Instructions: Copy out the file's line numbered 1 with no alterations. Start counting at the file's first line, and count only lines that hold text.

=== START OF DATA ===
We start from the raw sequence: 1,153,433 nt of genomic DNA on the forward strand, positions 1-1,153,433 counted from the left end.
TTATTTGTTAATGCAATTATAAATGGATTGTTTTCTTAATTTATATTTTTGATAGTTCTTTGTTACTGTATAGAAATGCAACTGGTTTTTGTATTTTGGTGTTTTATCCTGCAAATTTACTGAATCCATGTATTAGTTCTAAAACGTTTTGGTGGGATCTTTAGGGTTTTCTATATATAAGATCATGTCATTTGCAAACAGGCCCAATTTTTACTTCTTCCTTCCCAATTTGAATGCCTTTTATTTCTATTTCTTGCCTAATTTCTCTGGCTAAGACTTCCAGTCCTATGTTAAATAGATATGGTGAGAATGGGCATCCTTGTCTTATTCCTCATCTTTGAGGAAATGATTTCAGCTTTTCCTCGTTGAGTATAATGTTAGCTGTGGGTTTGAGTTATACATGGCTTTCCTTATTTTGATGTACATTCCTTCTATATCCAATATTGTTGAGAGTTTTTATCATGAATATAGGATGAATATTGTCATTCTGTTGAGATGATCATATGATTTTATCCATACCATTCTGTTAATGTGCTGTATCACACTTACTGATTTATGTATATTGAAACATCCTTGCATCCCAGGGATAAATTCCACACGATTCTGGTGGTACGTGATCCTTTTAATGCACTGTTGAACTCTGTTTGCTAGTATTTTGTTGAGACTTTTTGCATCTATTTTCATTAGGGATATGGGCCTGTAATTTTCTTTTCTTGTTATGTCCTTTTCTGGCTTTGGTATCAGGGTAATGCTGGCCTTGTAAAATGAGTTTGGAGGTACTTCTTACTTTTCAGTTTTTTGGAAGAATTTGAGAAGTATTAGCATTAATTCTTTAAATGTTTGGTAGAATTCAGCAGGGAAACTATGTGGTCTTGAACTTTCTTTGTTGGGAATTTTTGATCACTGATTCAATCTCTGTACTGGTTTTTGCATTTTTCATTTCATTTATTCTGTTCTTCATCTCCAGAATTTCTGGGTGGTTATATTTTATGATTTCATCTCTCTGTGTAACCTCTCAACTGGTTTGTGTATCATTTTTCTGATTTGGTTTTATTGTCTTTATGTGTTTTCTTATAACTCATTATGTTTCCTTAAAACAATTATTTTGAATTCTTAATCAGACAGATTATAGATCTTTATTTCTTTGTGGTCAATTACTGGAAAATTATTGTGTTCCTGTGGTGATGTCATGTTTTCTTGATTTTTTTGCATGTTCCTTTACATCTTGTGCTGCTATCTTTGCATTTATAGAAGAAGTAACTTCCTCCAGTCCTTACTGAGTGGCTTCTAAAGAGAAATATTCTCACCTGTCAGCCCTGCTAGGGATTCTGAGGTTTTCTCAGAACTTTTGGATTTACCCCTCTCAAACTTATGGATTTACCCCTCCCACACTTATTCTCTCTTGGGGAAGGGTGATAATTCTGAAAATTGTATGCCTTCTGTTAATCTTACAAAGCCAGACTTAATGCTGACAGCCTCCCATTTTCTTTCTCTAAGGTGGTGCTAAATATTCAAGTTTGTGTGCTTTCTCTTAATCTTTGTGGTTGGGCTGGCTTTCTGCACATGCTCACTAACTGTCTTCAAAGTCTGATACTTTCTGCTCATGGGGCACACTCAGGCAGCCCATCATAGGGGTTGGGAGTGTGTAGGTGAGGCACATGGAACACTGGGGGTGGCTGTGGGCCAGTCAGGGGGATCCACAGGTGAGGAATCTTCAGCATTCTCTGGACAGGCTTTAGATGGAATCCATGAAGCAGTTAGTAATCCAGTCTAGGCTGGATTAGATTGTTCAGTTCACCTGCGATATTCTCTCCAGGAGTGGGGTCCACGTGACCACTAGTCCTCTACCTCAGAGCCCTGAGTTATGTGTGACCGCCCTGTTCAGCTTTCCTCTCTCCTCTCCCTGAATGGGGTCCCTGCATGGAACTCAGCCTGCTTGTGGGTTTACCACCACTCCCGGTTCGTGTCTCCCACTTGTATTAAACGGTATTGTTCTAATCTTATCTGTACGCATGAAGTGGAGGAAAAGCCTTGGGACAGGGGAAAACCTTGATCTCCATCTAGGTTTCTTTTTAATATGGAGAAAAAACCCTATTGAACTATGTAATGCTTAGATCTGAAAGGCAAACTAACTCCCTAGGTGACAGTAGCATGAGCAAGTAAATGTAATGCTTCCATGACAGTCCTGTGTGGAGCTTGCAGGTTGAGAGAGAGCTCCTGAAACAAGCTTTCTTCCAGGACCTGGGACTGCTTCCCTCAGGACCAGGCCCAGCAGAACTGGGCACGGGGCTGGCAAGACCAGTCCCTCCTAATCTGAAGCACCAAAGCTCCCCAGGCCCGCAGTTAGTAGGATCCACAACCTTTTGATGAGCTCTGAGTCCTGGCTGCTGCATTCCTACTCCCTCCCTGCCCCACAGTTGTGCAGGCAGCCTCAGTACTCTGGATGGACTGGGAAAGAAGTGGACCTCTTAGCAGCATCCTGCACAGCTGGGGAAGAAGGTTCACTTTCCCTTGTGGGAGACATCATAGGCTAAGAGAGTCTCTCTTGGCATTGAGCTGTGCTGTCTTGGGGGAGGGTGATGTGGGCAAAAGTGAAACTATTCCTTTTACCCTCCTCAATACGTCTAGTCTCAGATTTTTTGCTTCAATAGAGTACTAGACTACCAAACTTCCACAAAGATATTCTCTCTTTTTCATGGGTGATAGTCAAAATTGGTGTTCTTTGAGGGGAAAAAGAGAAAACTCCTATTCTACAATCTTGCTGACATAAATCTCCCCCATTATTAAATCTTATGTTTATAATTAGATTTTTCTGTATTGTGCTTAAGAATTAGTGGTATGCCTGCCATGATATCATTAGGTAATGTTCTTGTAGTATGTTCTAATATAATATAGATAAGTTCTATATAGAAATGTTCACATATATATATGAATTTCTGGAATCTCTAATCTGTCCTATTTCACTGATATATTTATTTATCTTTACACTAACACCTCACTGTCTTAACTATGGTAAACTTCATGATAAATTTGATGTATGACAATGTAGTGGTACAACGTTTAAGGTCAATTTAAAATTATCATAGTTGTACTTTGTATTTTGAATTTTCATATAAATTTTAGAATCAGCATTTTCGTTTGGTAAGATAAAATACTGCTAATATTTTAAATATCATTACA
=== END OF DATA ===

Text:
We start from the raw sequence: 1,153,433 nt of genomic DNA on the forward strand, positions 1-1,153,433 counted from the left end.